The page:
Review - Duplicant #1

"Year one of the organ failure pandemic. Scale: worldwide survival rate zero."

How the world responds to a pandemic says a lot about the world. In Duplicant #1, the response is as corporate as you'd expect. The issue is written by Karla Nappi, illustrated by Marianan Strychowska (linework by Leila Del Luca), colored by Owen Gieni and lettered by Josh Reed.

Set in the future during a pandemic of organ failure, a scientist becomes a victim of his own life-saving technology.

Nappi's premise in Duplicant #1 is very fascinating as it ambrace a future where healthcare becomes a commodity and is really an indictment of the pharmaceutical and healthcare industries in their current state. There's a somewhat generic pandemic wreaking havoc on the world in the issue and that's what Nappi uses as a backdrop for the premise of the story. What Nappi explores is how indebted individuals become as a result of the mere act of taking care of oneself and there are some heady moral questions to explore. There are some pacing issues in terms of Nappi jumping back and forth across scenarios, as some of the scene shifts seem rather abrupt and with no transitions. The world does seem to be relatively well-thought out though, in that Nappi populates it with characters who all react to the new normal in a variety of ways depending on their station in life.

Strychowska's artwork is slick in a way that feels futuristic and in-line with the setting of the story. It's a relatively simple and clean illustrative style that depicts a society where everyone is lean, despite the growing pandemic wreaking havoc. Del Luca's linework is best defined as wispy, with faint outlines defining the characters as they interact with one another. The panels keep things relatively organized as they rely on a standard grid with black gutters that infuse the book with a slightly more sinister appearance that's befitting of the corporation at the top of it all profiting off of organ transplants. Gieni's colors are generally pretty bright considering the tone of the book.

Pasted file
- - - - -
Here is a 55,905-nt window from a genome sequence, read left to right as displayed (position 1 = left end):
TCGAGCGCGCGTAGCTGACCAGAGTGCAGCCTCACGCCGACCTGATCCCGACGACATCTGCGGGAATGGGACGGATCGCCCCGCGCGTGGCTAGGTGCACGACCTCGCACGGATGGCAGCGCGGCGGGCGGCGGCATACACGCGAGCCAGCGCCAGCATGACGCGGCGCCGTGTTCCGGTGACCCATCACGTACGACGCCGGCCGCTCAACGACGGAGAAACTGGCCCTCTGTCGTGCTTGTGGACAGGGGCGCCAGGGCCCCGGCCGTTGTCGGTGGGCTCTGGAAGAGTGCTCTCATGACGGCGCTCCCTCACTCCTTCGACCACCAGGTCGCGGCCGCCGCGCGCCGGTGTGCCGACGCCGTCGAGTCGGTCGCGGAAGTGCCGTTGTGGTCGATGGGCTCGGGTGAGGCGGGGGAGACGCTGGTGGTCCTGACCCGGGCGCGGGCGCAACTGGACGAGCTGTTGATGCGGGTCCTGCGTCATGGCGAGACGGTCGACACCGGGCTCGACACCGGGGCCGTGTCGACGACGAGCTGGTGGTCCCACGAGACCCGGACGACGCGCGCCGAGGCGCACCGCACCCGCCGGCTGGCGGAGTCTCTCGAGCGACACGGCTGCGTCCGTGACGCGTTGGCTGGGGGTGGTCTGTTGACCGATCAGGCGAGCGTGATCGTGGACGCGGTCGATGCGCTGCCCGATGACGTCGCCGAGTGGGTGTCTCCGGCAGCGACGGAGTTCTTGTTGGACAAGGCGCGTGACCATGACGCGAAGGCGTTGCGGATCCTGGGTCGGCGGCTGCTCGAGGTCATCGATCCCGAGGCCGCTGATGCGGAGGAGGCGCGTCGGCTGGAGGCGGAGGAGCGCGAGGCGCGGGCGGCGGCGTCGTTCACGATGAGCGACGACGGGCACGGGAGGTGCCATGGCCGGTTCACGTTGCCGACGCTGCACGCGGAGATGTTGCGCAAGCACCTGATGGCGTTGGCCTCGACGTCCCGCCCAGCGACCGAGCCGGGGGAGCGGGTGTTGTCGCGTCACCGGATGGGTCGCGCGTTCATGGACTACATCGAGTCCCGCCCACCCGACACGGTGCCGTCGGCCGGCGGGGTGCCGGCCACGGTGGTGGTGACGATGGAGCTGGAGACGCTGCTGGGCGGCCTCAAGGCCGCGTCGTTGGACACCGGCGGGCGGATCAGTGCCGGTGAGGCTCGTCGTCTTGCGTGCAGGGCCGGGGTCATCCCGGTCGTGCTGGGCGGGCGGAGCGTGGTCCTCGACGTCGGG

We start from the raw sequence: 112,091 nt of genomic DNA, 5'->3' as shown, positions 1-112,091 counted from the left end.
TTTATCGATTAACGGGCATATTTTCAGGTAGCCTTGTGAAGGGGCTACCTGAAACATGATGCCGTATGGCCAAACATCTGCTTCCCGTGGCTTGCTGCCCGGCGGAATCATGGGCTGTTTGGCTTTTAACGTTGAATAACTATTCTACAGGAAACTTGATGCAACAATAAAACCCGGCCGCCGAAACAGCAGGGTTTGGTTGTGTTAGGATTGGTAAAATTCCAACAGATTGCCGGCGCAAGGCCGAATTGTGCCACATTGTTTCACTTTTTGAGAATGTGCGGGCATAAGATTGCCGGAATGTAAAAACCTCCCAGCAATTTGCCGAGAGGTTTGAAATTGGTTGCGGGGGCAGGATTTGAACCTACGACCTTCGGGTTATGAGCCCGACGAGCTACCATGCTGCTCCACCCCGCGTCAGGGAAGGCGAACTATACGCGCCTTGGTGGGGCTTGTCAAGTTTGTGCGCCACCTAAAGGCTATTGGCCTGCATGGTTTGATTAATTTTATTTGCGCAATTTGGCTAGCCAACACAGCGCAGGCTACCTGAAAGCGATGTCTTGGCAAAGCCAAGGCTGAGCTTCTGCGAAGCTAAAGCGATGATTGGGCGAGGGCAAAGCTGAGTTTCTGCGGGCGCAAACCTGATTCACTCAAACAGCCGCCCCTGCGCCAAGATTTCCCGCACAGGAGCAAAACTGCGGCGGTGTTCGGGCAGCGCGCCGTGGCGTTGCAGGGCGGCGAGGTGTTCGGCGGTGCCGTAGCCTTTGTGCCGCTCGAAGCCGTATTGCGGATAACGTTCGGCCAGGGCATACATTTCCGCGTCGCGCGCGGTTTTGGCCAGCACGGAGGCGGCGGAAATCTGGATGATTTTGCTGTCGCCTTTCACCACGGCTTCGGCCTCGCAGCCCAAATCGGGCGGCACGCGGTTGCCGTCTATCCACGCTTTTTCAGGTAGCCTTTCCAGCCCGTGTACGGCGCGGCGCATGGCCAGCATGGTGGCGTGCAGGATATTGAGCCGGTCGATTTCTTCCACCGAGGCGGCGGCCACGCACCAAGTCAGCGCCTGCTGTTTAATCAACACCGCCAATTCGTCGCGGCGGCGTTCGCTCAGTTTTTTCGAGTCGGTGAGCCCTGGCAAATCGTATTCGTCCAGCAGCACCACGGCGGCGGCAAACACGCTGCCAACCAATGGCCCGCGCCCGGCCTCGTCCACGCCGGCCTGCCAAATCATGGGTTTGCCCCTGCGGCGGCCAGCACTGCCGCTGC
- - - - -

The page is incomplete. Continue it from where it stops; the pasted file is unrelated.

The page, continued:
Duplicant #1 is an interesting first issue that looks at a terrifying direction society could be headed towards when it comes to healthcare. There's always a conflict between the greater good and profits when it comes to corporations and it seems the latter wins out for the time being. Nappi is probing diverse angles when it comes to the privatization of healthcare. Strychowska's illustrations are clean and fit the overall atmosphere of the book well. Duplicant #1 offers a somewhat grim response to a pandemic that ends up dividing the survivors instead of uniting them like such an event should.

Duplicant #1 launches on Kickstarter January 15.